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Charges in the nature of a tax

It is a fundamental constitutional principle that Parliament, and Parliament alone, can levy money for the Crown. This has its origins in article 4 of the Bill of Rights 1688 (UK) and is reaffirmed in section 22 of the Constitution Act 1986, which provides that it is not lawful for the Crown to levy a tax except by or under an Act of Parliament.

The imposition of a tax, which is a compulsory exaction of money not related to any benefit received, can have potentially significant impacts on the financial rewards or costs individuals face from their actions or activities, with consequential effects on the economic choices they make. Therefore it is important that the potential taxpayers are well aware that a tax is proposed, and that Parliament provides for appropriate safeguards when it grants discretionary powers over taxes to another party.

Question 4.2

4.2.  Does this Bill create or amend a power to impose a fee, levy or charge in the nature of a tax? [YES/NO]

What matters are covered by the question?

This is not intended to require disclosure of all provisions that impose a tax. A tax, excise or duty imposed where the rate of tax is itself specified in an Act, and where the tax paid will form part of the general revenue of the Crown, does not need to be disclosed under this question as it will be very clear that Parliament is setting a tax, and that the revenue is not for a specific purpose. Examples include the imposition of income tax by s.BB1 of the Income Tax Act 2007, and imposition of totalisator duty by s.4 of the Gaming Duties Act 1971.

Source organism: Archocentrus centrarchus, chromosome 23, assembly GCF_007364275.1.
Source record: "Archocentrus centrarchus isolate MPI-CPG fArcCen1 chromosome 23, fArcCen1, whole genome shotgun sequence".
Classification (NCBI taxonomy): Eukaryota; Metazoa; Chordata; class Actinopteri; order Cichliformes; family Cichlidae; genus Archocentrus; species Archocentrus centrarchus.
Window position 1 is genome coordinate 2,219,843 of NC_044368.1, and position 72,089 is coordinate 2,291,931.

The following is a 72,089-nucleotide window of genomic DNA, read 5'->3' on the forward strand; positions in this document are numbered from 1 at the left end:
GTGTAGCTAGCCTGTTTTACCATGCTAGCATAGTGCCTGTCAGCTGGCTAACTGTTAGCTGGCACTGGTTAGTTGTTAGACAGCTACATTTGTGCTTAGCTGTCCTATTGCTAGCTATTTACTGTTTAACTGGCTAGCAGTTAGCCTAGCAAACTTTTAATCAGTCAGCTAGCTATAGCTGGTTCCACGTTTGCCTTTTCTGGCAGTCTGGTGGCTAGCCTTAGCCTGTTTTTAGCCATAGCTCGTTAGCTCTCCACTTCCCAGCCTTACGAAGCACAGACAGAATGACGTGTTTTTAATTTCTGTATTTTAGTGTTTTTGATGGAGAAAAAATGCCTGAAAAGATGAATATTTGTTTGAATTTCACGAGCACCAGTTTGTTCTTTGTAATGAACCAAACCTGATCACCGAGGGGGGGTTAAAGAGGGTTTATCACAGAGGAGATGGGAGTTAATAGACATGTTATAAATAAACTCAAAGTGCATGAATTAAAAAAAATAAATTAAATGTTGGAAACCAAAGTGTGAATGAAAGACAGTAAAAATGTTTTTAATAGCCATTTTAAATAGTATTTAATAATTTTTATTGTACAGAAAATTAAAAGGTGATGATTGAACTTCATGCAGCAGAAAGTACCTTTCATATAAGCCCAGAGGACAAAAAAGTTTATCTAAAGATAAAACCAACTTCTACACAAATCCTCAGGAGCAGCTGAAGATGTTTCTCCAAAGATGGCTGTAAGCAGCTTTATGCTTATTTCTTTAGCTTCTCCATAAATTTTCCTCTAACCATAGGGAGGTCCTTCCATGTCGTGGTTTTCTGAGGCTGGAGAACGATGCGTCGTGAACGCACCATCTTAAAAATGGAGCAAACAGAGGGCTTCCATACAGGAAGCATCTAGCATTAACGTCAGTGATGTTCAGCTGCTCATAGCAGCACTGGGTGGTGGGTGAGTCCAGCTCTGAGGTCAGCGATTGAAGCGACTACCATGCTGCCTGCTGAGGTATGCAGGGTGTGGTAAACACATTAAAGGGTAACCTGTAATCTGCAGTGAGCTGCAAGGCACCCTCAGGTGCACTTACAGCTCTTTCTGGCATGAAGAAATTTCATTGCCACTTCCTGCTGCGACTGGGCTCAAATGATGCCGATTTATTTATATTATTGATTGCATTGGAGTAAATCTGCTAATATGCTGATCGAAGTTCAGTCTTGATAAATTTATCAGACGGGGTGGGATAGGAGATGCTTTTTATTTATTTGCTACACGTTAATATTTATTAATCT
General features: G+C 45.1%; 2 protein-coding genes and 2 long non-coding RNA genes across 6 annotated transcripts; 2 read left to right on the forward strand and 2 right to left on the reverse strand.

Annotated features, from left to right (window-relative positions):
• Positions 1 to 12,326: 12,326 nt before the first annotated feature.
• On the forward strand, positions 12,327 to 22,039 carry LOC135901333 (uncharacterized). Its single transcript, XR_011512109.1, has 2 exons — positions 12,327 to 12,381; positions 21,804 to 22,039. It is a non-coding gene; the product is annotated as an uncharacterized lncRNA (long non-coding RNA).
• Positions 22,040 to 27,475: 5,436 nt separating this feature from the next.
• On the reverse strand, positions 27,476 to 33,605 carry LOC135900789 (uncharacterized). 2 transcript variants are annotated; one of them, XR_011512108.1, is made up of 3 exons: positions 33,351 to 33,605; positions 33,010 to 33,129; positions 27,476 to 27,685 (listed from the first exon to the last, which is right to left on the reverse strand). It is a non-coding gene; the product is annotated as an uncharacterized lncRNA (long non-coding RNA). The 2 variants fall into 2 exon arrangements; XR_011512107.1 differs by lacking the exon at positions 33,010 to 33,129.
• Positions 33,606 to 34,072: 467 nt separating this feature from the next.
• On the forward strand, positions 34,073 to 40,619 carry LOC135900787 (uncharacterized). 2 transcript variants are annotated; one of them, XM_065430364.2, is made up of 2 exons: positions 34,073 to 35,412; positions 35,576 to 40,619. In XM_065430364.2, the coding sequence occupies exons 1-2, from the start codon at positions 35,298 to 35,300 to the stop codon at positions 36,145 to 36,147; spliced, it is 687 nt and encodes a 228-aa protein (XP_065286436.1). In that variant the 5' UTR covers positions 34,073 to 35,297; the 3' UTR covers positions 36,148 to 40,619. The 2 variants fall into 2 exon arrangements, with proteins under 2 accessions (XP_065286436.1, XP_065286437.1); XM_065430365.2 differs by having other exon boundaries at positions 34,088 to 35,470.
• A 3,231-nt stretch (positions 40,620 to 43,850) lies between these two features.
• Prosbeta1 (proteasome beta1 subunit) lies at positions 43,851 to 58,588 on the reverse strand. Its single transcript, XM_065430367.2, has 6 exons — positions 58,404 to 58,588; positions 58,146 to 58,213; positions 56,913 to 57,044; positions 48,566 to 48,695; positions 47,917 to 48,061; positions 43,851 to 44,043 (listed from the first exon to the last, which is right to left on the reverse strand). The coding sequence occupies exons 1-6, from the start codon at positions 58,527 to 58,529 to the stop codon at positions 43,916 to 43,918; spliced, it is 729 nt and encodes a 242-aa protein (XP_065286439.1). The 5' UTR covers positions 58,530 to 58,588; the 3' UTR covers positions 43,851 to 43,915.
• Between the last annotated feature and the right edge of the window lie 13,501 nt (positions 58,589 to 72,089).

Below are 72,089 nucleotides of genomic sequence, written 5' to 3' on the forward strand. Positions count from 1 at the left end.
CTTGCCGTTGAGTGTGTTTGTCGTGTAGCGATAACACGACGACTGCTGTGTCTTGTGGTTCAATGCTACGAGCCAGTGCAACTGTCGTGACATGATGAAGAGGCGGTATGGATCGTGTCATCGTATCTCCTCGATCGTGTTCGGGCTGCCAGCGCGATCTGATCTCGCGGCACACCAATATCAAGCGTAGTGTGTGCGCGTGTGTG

This question does, however, seek disclosure of any provisions that create or amend the imposition of a charge (by whatever name) that is to be set to meet the costs of specified functions, at rates to be specified by someone other than Parliament, and is in the nature of a tax. The Legislation Advisory Committee Guidelines (Chapter 3 , Part 4) suggest that a fee, levy or charge can be viewed as having the nature of a tax if it:

  • is greater than cost recovery
  • does not bear a clear relation to the cost of the function performed or service provided to those paying the fee or charge;  or
  • is compulsory, for a public purpose and enforceable by law, regardless of whether it is less or more than cost recovery.

For this to be lawful, it will need to have been expressly authorised by Parliament in an Act, in accordance with s.22 of the Constitution Act 1986. Otherwise a legislative reference to fees will be presumed to only authorise charges for a particular identified service supplied to the person required to make payment, that bear a clear relationship to the cost of supplying the service - for which no disclosure is proposed through this question.

There are a number of judicial decisions that consider fees and whether they are actually in the nature of a tax. For example, the High Court has held that a levy in excess of the costs incurred or services provided will be a tax:[30]

There can be no doubt the councils' concession that the levies in question were taxes was correct. The waste levy is a tax, as it involves the compulsory exaction from licensees of moneys not related to services received or costs incurred. It is intended to fund general waste management strategies not connected to the specific activities of the licensees.

As the Auditor-General sets out in the good practice guide Charging fees for public goods and services:[31]

Setting a fee that recovers more than the costs of providing the goods or services could be viewed as a tax. Unless expressly authorised by statute, this would breach the constitutional principle that Parliament's explicit approval is needed to impose a tax. Accordingly, any authority given to a public entity to charge a fee is implicitly capped at the level of cost recovery.

Examples of taxes include a regional fuel tax under the Land Transport Management Act 2003, non-earner levies under the Accident Compensation Act 2001 where the levy payer is not the beneficiary of the services funded by the levy, and the levy on contracts of insurance for fire that funds the New Zealand Fire Service.